is no description of the cost imposed on companies seeking shareholder 
approval in those instances, or the suggestion that any of those 
companies experienced issues with the level of access to capital 
afforded by NYSE's listing standards.\68\ OIAD suggested that the 
Exchange obtain information regarding NASDAQ-listed companies that 
would qualify as early stage companies on the Exchange,\69\ asserting 
that ``such information would allow for a data-driven and meaningful 
consideration of the proposed rule's impact on efficiency, competition, 
and capital formation.'' \70\
---------------------------------------------------------------------------

    \65\ See OIAD Recommendation, supra note 8, at 10.
    \66\ See id. at 10-11.
    \67\ See id. at 11.
    \68\ See id.
    \69\ See id.
    \70\ See id.
---------------------------------------------------------------------------

    In response, the Exchange provided data on the impact of the 
proposal. The Exchange stated that there are currently 21 listed 
companies (out of 2,133 operating companies listed on the Exchange) 
that would qualify as an early stage company under the proposal.\71\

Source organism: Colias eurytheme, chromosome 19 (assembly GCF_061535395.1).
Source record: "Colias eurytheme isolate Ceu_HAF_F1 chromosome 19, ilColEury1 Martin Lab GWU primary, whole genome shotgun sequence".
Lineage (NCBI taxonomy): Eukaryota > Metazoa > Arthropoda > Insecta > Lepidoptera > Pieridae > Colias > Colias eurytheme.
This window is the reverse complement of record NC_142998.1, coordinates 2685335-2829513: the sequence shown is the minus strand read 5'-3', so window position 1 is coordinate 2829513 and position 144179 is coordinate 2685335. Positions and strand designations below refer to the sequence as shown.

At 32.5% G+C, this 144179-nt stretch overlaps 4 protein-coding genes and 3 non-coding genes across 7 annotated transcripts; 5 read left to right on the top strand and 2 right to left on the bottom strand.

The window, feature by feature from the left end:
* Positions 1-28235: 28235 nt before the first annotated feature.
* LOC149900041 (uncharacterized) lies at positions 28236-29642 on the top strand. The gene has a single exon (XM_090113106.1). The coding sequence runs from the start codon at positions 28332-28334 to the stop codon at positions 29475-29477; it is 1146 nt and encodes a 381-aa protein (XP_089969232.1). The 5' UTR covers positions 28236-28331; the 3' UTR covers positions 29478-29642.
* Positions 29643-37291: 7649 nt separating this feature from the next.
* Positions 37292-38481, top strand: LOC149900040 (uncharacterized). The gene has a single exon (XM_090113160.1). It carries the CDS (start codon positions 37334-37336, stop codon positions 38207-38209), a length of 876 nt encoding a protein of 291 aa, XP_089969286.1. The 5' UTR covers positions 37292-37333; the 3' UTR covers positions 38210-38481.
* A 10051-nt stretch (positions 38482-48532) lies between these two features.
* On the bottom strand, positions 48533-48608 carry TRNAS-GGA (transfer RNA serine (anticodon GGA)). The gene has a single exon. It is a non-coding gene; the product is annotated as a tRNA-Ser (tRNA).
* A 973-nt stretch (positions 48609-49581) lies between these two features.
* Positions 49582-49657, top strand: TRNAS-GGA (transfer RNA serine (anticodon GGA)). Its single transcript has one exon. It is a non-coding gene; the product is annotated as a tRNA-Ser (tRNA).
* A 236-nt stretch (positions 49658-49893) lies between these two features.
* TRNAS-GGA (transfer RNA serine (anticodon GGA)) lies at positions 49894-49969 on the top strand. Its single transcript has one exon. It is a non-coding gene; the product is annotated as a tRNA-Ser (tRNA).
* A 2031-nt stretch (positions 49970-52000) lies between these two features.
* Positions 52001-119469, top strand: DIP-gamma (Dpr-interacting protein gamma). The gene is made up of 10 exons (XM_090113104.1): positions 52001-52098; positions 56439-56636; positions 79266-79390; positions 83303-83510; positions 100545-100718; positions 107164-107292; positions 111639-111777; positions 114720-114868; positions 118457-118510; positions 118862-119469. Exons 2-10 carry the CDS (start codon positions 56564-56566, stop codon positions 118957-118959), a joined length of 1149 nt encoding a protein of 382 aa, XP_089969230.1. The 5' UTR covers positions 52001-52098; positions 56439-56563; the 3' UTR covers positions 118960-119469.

Based on the data provided, the Exchange asserted that the impact of 
the proposal would be minimal as the number of early stage companies 
``is tiny both in absolute terms and as a percentage of listed 
companies (less than 1%).'' \72\ In addition, the Exchange highlighted 
from the data that the availability of the proposed exemption to early 
stage companies would typically be for a limited period.\73\ The 
Exchange also stated that it did not believe data on NASDAQ-listed 
companies would be ``particularly helpful'' given that ``a large 
percentage of NASDAQ listed companies do not qualify for listing on the 
Exchange and that transfers between the two exchanges are relatively 
infrequent.'' \74\
---------------------------------------------------------------------------

    \71\ See NYSE Response Letter II, supra note 11, at 3. The 
Exchange noted that many of these 21 companies do not have an 
extensive history of selling stock in private placements to fund 
their operations while listed on the Exchange. See id. Furthermore, 
the Exchange stated that 13 out of 15 companies that were designated 
as early stage companies a year ago that no longer qualify as such 
continue to be listed on the Exchange, while only five companies 
listed in the past year currently qualify as early stage companies. 
See id.
    \72\ See id.
    \73\ See id.
    \74\ See id.
---------------------------------------------------------------------------

    In addition, the Exchange explained that the costs to comply with 
the proposed exemption will vary depending on the company and, among 
other things, the number and type of shareholders.\75\ Based on the 
Exchange's experience in the listing of early stage companies on its